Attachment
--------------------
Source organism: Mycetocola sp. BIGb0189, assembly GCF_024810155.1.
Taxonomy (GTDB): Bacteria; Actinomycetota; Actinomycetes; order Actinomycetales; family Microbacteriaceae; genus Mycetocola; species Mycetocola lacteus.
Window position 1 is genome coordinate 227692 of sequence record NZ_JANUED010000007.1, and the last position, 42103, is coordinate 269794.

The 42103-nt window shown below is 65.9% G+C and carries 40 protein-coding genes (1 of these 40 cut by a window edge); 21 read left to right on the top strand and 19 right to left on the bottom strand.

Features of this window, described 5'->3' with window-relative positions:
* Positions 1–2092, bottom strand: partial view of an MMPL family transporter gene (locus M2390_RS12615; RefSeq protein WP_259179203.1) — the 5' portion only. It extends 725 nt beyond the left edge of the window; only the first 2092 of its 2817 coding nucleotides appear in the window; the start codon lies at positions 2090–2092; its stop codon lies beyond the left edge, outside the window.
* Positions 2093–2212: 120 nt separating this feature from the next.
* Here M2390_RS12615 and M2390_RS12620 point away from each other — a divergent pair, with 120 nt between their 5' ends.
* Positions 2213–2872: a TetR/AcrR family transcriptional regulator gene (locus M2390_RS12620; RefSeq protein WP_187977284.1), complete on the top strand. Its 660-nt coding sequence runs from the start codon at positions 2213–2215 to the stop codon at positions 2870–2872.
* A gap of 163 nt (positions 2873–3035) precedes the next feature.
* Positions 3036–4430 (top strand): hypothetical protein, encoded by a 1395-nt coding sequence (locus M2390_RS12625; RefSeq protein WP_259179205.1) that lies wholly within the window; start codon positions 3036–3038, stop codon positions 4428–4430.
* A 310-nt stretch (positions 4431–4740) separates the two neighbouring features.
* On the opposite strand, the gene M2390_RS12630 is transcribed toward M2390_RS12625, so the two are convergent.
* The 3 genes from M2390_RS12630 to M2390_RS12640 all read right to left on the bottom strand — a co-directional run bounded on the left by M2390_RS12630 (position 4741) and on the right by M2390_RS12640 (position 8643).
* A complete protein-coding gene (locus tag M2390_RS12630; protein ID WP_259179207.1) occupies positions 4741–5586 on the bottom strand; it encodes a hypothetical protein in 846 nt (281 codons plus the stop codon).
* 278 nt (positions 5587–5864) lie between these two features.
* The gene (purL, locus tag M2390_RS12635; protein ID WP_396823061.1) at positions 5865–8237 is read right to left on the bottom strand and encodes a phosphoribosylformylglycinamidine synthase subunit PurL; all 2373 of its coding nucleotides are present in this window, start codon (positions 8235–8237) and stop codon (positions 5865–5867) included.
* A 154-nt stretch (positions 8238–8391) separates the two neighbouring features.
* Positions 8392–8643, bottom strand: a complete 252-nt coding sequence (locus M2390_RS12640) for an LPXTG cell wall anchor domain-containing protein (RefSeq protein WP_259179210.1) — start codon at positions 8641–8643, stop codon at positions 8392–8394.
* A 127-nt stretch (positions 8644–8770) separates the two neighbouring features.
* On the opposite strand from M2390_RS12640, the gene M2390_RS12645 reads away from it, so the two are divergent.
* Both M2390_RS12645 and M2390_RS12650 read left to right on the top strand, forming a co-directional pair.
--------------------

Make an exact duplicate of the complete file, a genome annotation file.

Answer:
Source organism: Mycetocola sp. BIGb0189, assembly GCF_024810155.1.
Taxonomy (GTDB): Bacteria; Actinomycetota; Actinomycetes; order Actinomycetales; family Microbacteriaceae; genus Mycetocola; species Mycetocola lacteus.
Window position 1 is genome coordinate 227692 of sequence record NZ_JANUED010000007.1, and the last position, 42103, is coordinate 269794.

The 42103-nt window shown below is 65.9% G+C and carries 40 protein-coding genes (1 of these 40 cut by a window edge); 21 read left to right on the top strand and 19 right to left on the bottom strand.

Features of this window, described 5'->3' with window-relative positions:
* Positions 1–2092, bottom strand: partial view of an MMPL family transporter gene (locus M2390_RS12615; RefSeq protein WP_259179203.1) — the 5' portion only. It extends 725 nt beyond the left edge of the window; only the first 2092 of its 2817 coding nucleotides appear in the window; the start codon lies at positions 2090–2092; its stop codon lies beyond the left edge, outside the window.
* Positions 2093–2212: 120 nt separating this feature from the next.
* Here M2390_RS12615 and M2390_RS12620 point away from each other — a divergent pair, with 120 nt between their 5' ends.
* Positions 2213–2872: a TetR/AcrR family transcriptional regulator gene (locus M2390_RS12620; RefSeq protein WP_187977284.1), complete on the top strand. Its 660-nt coding sequence runs from the start codon at positions 2213–2215 to the stop codon at positions 2870–2872.
* A gap of 163 nt (positions 2873–3035) precedes the next feature.
* Positions 3036–4430 (top strand): hypothetical protein, encoded by a 1395-nt coding sequence (locus M2390_RS12625; RefSeq protein WP_259179205.1) that lies wholly within the window; start codon positions 3036–3038, stop codon positions 4428–4430.
* A 310-nt stretch (positions 4431–4740) separates the two neighbouring features.
* On the opposite strand, the gene M2390_RS12630 is transcribed toward M2390_RS12625, so the two are convergent.
* The 3 genes from M2390_RS12630 to M2390_RS12640 all read right to left on the bottom strand — a co-directional run bounded on the left by M2390_RS12630 (position 4741) and on the right by M2390_RS12640 (position 8643).
* A complete protein-coding gene (locus tag M2390_RS12630; protein ID WP_259179207.1) occupies positions 4741–5586 on the bottom strand; it encodes a hypothetical protein in 846 nt (281 codons plus the stop codon).
* 278 nt (positions 5587–5864) lie between these two features.
* The gene (purL, locus tag M2390_RS12635; protein ID WP_396823061.1) at positions 5865–8237 is read right to left on the bottom strand and encodes a phosphoribosylformylglycinamidine synthase subunit PurL; all 2373 of its coding nucleotides are present in this window, start codon (positions 8235–8237) and stop codon (positions 5865–5867) included.
* A 154-nt stretch (positions 8238–8391) separates the two neighbouring features.
* Positions 8392–8643, bottom strand: a complete 252-nt coding sequence (locus M2390_RS12640) for an LPXTG cell wall anchor domain-containing protein (RefSeq protein WP_259179210.1) — start codon at positions 8641–8643, stop codon at positions 8392–8394.
* A 127-nt stretch (positions 8644–8770) separates the two neighbouring features.
* On the opposite strand from M2390_RS12640, the gene M2390_RS12645 reads away from it, so the two are divergent.
* Both M2390_RS12645 and M2390_RS12650 read left to right on the top strand, forming a co-directional pair.